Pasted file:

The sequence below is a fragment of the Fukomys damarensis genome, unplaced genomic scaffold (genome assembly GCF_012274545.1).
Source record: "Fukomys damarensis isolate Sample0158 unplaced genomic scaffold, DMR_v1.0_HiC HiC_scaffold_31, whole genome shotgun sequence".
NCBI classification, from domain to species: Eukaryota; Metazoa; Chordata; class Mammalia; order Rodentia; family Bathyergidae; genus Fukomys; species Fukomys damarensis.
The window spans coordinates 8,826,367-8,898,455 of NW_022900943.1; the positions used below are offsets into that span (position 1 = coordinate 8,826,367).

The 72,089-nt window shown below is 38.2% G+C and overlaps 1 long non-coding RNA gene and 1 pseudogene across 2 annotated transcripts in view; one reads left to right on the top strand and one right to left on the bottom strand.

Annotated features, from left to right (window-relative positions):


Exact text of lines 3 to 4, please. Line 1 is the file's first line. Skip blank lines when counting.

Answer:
NCBI classification, from domain to species: Eukaryota; Metazoa; Chordata; class Mammalia; order Rodentia; family Bathyergidae; genus Fukomys; species Fukomys damarensis.
The window spans coordinates 8,826,367-8,898,455 of NW_022900943.1; the positions used below are offsets into that span (position 1 = coordinate 8,826,367).